Degree Name

Doctor of Philosophy


Engineering physics


[Background and Purpose] Nasopharyngeal carcinoma (NPC) is a serious health problem in southern China. The continuing struggle to control tumor gives constant impetus to efforts to refine the various available treatment modalities. It has been widely recognized that only a well developed and disciplined quality assurance (QA) program can achieve a high degree of accuracy and reliability in radiation treatment of cancer patients. The main purpose of the present study is to introduce a new metal oxide semiconductor field effect transistor (MOSFET) dosimetry system as a QA tool for intensity modulated radiation therapy (IMRT) and high dose rate (HDR) brachytherapy.

[Materials and Methods] A comprehensive set of experiments has been performed to characterize the performance of the new miniature MOSFET detector, including the reproducibility, linearity, energy response, angular dependence, etc. The feasibility and efficiency of this MOSFET detector in absolute dose rate measurements for the HDR192Ir source and in accurate skin dose assessments for the IMRT treatment are explored, respectively. The new MOSFET detectors are then used in vivo to monitor the treatment delivery for both HDR intracavitary brachytherapy and serial tomotherapy IMRT. The preliminary results of in vivo measurements are presented.

[Results] The MOSFET detector, with a 5 V gate bias, shows a good dose linearity (R2=1), small angular effect (<2%) and flat energy response in high energy photon and electron fields. It can provide dose accuracy within measurement uncertainty for applied doses above 20 cGy and within ±1 mV for small doses less than 10 cGy.

The MOSFET dosimetry system, after proper calibration and correction, is applied to verify the dosimetric accuracy of HDR brachytherapy treatment plan. Results show the phantom verification method using MOSFET detectors is reliable and also very sensitive to errors such as source position inaccuracies, data transfer errors and source strength discrepancies.

The miniature MOSFET detector has a minimal but highly reproducible intrinsic buildup of 7 mg/cm2 corresponding to the requirement of personal surface dose equivalent Hp (0.07). Phantom measurements demonstrate that the MOSFET detector agrees well with the Attix chamber and the EBT Gafchromic® film in terms of surface and buildup region dose measurements, even for oblique incident beams. In our anthropomorphic phantom investigation, an overestimation of up to 8.5% in surface dose calculations has been found for a commercial treatment planning system (TPS). Similar trend has also been observed through in vivo patient dosimetry during IMRT treatments.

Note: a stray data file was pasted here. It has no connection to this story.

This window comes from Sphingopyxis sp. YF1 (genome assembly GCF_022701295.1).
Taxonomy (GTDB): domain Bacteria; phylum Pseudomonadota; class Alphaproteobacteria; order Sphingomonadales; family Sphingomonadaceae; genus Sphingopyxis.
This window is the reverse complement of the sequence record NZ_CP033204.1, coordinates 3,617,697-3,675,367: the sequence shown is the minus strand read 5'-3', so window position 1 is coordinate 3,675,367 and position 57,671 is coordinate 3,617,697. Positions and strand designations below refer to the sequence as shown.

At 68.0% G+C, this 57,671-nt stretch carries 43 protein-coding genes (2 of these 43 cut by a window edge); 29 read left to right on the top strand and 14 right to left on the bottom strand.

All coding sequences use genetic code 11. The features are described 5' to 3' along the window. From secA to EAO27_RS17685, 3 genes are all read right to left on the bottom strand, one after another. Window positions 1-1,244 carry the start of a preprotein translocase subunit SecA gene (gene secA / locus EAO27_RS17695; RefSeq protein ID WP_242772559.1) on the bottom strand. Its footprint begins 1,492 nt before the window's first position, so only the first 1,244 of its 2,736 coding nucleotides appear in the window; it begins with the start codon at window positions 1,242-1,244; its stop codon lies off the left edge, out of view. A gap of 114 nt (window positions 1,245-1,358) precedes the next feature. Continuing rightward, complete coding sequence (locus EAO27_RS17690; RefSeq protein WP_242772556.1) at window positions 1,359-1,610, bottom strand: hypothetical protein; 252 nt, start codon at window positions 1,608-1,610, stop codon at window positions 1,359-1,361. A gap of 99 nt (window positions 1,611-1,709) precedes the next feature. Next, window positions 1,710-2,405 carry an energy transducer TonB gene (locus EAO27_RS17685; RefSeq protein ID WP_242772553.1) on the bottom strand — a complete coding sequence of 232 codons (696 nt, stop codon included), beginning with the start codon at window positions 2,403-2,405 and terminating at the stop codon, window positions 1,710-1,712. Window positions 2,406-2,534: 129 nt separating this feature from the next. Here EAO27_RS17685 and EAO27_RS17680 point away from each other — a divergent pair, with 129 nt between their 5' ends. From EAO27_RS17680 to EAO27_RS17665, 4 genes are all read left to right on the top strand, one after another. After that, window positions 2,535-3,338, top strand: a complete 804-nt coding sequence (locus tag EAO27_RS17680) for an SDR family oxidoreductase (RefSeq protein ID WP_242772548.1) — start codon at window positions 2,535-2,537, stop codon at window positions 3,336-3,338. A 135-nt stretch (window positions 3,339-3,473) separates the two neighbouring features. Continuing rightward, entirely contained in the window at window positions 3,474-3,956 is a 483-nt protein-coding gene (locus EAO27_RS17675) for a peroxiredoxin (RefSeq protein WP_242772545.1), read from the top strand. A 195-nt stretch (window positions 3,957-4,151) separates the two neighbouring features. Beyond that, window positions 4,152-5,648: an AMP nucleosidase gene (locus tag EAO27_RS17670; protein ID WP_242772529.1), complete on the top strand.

From 2007 till now, a total of 70 in vivo measurements in 11 NPC patients receiving HDR intracavitary brachytherapy have been performed at Sun Yat-sen University Cancer Center (SYSUCC), China using the new MOSFET dosimetry system. Results indicate good agreement between theory and experiment. Less than ±7% deviation from the planned dose is measured in all patients.

Another in vivo dosimetry practice with miniature MOSFET detectors has also been conducted at SYSUCC for serial tomotherapy IMRT. The mean difference between 48 MOSFET measured doses and their calculated values for 8 NPC patients is 3.33%, ranging from -2.2% to 7.89%. More than 90% of the total measurements are less than 5% deviation from the planned doses.

[Conclusions] The miniature MOSFET detector, due to its small physical size, ease of use and real time readout, provides a useful QA tool not only for routine in vivo dosimetry, but also for more advanced techniques such as IMRT and HDR brachytherapy. The dosimetry methods we presented here are universal and can also be applied to other cancer treatments receiving radiotherapy.